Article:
The Spotted Turtledove is an introduced bird species in Australia. They are very common in many cities and towns in much of Australia. We usually have a few resident in our garden and near the house. On many occasions they have made nests and raised little ones.
Two weeks ago we had a near disaster in our garden. We had a very large 15 metre gum tree come down in our driveway in a violent storm. You can see pictures of some of it on my writing site here.
A few days after the storm I noticed a Spotted Turtledove gathering small sticks on the ground just outside my office. It was carrying the sticks into the thickest part of the canopy of the fallen tree. Little did it know that I was about to cut up that part of the tree the next day. Our movement nearby and the noise of the chain saw just metres away obviously frightened it away.
Two days later my wife saw the bird carrying sticks to another tree nearby. This time it had chosen a tree which was not on my demolition plans. The next day it had changed its mind and was building a nest in a thick bush on the other side of the house, a site they had used successfully in previous breeding attempts. I will keep an eye on it.
Over recent days we have had the delight of hearing two Rufous Songlarks in our garden and in the nearby scrubland. This species is one of those that arrive in the springtime to breed. They spend the autumn and winter months in northern Australia where it is warmer – clever birds.
Around this time of the year they migrate south to breed. We don’t have them in our garden every year, but when they do come we love hearing their rich, melodious call echoing through the scrub. Some field guides describe the call in this way: “twitchy-tweedle”. I like that. You can hear a recording of the Rufous Songlark here, but be warned – it is not a very high quality recording and their call is partly drowned out by another bird, a calling Common Blackbird.
I will be keeping an eye on them in case they decide to make a nest nearby. I also need a photo of this species.
Over the years I have found that many birds can be quite enterprising in their daily endeavours. One such example occurred a few days ago on our back veranda.
Little Ravens are very common in our part of the world here in Murray Bridge, South Australia. I often see a dozen or more flying overhead. Sometimes they gather to feed in a loose flock of many dozens in the paddock opposite our block of land.
Recently I had seen several of them close to the house and in the garden. I’d also seen them carrying nesting materials. A few days ago I looked out through one of the windows overlooking the back veranda, only to see one of the ravens tugging at the mat on the edge of it. In the photo above you can see how frayed one end of it has become, so I gather they’ve been thieving from our mat for some time.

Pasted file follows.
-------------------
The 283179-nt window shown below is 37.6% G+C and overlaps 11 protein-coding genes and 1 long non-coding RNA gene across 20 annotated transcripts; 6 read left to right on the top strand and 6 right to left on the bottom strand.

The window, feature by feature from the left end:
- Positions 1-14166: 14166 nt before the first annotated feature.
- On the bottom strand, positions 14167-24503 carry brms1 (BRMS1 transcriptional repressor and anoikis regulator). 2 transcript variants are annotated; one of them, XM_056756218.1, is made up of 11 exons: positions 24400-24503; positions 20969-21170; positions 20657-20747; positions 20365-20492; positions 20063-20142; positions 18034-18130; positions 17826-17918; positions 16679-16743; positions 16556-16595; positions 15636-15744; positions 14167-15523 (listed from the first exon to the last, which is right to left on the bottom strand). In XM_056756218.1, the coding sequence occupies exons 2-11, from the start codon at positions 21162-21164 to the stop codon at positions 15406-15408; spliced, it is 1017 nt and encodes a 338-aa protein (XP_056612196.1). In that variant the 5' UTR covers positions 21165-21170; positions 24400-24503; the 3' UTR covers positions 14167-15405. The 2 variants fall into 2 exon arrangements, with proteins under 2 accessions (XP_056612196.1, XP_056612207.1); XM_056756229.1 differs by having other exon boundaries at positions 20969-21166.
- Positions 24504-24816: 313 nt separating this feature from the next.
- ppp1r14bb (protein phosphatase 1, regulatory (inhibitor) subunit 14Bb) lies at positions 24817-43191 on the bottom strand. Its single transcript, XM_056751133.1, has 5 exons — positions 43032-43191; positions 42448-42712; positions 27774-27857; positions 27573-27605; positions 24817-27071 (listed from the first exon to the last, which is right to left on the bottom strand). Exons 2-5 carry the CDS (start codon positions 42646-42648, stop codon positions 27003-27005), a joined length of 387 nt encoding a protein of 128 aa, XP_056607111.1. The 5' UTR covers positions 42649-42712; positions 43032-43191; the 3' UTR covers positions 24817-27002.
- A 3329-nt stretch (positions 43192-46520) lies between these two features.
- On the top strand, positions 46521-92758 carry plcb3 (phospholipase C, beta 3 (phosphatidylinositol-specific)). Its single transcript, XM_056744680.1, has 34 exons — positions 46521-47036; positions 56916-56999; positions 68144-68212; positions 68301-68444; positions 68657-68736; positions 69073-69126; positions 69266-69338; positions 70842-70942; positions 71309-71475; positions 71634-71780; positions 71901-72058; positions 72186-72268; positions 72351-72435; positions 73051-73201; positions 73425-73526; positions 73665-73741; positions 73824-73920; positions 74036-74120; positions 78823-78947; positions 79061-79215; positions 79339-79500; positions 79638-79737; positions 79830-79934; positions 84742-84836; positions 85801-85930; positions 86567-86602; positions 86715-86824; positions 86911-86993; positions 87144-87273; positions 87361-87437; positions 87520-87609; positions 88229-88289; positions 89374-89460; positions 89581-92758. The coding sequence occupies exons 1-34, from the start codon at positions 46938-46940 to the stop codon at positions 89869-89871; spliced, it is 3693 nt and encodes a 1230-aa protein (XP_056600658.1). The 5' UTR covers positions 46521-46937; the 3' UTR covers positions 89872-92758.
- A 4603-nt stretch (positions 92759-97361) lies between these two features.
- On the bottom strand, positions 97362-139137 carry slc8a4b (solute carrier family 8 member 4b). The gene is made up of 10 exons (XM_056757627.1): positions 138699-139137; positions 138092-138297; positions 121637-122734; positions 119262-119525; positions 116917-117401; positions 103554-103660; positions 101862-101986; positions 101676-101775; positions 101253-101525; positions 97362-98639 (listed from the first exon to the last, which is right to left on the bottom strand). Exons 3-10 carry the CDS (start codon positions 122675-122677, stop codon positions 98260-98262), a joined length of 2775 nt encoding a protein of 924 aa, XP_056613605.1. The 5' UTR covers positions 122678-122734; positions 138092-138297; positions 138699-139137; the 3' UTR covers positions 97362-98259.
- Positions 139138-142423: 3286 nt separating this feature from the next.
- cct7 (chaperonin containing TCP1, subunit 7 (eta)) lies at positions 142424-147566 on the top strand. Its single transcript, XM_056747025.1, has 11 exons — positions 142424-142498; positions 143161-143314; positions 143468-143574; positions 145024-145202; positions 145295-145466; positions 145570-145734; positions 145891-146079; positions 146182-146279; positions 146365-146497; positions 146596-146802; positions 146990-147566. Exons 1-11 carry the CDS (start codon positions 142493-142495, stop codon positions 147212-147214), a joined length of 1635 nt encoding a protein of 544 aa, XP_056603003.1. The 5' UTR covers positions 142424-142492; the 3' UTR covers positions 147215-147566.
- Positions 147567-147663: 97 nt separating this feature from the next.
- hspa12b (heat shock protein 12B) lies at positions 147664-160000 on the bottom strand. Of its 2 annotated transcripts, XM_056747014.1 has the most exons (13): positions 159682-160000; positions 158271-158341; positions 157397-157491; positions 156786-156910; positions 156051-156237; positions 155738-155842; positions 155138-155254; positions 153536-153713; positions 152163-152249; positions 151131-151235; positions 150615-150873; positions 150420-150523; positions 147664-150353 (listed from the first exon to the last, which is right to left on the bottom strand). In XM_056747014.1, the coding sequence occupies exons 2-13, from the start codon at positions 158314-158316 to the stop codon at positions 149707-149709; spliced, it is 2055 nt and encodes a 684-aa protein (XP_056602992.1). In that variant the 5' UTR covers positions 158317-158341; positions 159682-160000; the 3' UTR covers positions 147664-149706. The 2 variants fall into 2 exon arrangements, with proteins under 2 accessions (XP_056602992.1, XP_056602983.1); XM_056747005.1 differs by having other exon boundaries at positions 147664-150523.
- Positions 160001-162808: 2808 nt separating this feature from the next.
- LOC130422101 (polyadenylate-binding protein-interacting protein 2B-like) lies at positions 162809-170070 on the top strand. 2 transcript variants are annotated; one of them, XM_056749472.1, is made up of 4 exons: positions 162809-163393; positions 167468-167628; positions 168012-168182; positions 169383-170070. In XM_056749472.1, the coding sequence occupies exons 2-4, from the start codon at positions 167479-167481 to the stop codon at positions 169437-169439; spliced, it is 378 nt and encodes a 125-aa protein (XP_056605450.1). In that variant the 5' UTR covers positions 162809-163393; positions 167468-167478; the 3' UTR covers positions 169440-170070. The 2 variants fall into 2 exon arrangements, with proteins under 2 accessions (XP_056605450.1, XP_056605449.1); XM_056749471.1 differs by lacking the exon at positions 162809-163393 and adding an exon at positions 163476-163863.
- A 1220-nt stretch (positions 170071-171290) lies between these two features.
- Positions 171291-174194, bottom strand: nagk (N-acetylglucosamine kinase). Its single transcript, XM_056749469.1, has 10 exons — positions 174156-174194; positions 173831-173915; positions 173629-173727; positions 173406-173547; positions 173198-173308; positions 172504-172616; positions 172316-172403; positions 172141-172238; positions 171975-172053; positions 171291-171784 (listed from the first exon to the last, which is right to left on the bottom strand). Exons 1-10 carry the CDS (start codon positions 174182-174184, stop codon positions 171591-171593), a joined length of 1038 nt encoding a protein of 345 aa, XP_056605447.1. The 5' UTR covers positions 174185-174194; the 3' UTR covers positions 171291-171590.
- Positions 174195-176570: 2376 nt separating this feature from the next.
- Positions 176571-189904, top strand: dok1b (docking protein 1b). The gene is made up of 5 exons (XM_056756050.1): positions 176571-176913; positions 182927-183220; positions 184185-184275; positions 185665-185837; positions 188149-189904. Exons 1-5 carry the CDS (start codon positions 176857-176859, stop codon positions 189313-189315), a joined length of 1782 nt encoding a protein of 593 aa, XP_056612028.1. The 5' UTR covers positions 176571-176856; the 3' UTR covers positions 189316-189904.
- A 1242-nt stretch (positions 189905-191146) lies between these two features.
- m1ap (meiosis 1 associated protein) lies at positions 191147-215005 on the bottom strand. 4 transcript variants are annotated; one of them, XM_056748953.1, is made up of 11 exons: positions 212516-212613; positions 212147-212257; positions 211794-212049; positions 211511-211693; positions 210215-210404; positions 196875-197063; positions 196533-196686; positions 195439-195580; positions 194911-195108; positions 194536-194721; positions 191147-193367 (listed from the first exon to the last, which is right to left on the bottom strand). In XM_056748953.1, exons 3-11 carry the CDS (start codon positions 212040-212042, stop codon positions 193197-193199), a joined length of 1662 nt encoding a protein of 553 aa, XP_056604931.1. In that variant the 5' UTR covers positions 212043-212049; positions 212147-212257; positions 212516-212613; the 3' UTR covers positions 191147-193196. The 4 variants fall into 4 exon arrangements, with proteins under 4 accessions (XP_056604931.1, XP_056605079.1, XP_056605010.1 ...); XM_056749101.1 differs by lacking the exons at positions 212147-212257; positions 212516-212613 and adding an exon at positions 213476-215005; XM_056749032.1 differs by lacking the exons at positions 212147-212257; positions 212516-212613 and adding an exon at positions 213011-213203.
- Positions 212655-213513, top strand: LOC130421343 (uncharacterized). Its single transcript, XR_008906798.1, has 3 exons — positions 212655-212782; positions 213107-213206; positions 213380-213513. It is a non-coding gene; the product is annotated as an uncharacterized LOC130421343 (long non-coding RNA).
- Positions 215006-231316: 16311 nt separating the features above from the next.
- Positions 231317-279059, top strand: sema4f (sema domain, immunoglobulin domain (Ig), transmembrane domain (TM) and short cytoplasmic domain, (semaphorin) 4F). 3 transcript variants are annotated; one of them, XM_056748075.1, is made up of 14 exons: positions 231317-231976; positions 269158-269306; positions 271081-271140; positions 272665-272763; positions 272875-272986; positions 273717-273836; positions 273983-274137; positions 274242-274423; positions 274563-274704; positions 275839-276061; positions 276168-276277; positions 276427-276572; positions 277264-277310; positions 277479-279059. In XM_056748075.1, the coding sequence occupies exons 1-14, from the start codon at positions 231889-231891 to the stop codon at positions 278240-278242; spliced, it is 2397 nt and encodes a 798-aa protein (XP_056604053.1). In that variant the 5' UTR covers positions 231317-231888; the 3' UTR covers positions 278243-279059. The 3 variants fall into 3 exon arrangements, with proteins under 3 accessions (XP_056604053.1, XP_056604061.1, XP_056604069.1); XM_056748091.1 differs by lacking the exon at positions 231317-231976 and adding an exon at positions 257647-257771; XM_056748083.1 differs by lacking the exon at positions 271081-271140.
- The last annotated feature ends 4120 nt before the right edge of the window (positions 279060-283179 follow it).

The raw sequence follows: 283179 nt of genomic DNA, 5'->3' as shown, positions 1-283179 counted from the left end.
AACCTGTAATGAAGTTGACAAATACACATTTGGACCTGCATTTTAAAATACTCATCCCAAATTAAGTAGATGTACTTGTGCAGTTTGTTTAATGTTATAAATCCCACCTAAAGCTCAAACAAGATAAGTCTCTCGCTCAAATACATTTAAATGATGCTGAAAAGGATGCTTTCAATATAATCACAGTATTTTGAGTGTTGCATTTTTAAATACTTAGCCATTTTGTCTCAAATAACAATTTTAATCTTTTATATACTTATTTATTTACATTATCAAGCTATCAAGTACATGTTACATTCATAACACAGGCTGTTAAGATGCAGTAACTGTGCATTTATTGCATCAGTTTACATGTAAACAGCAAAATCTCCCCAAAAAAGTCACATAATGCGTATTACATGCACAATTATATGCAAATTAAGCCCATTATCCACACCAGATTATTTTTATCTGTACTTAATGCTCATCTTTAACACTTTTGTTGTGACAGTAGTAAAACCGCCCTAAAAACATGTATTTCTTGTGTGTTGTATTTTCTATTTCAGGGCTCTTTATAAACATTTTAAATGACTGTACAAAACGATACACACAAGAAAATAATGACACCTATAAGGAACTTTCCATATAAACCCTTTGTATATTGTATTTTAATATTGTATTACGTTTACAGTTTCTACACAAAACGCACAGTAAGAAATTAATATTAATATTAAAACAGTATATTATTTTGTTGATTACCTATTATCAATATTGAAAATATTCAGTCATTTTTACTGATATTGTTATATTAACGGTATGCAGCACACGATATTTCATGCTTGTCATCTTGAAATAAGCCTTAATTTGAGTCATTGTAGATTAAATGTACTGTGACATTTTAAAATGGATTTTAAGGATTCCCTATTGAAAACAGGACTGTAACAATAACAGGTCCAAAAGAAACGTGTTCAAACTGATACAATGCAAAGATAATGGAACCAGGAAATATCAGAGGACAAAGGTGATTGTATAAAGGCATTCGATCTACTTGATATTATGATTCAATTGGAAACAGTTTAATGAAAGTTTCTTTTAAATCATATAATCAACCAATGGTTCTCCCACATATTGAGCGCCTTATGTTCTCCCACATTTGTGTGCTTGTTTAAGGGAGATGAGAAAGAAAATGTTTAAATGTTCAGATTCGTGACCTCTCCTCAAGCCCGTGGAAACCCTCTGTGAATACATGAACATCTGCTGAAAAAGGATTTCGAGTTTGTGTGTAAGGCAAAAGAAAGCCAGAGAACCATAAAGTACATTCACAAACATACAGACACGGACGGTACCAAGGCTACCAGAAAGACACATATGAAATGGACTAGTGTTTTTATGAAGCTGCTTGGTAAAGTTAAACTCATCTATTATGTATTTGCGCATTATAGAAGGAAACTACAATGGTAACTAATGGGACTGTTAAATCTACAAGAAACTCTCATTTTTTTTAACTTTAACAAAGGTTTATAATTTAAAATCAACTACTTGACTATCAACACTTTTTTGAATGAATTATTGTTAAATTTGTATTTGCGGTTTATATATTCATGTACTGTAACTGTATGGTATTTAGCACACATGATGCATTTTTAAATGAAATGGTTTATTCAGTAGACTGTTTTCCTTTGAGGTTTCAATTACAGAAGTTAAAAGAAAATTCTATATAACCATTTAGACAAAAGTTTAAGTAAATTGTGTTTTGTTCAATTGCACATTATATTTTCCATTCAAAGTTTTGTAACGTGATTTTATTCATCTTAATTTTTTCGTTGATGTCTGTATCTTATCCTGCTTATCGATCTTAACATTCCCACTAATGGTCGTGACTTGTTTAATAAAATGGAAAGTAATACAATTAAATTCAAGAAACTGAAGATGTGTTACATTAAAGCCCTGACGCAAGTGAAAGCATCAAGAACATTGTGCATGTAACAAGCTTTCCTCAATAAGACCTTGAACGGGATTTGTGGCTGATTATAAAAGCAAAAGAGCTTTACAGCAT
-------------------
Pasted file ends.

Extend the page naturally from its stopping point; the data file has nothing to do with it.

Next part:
And I thought the mat was becoming worn through wiping our muddy shoes on it!
Black Swans are a familiar sight throughout much of Australia. They can be found on artificial lakes and ponds, rivers and swamps, wetlands and reservoirs and estuarine waters. These graceful birds are delightful to see when accompanied by a small family of cygnets, as in the photo above.
Recently however, my wife was reading through a very old recipe book handed down to her from my mother. There was no publication date but could well have been bought in the 1930s. It has many tried, tested and recommended recipes from the rural communities of Australia in that era.
My wife was amused to read in this book that one native swan egg was considered the equivalent of three hen eggs.
Mmmm – don’t try that at home – or anywhere else for that matter. The early settlers and pioneers – as well as the indigenous people of Australia would have used swan eggs for survival. These days, of course, all native birds, their nests and eggs are highly protected by law. Taking swan eggs from a nest risks a hefty fine, so don’t even think about it.
I love taking photos of the birds of Australia. I always have the camera ready for taking shots of birds around my house and garden. I rarely forget to take it with me on trips anywhere.
Readers have often commented on the photos they see here on my site. Thank you everyone for your kind words. I get great satisfaction out of taking the photos and your comments are the icing on the cake!
Every now and then I come across another great photo site on the net. I’m especially drawn to those featuring birds, of course.
Recently my attention was drawn to the Bird Observation and Conservation Australia site (BOCA). They have started a very beautiful photo gallery. It features hundreds of wonderful photos of Australian birds. The collection is constantly being added to so it’s worth frequent visits.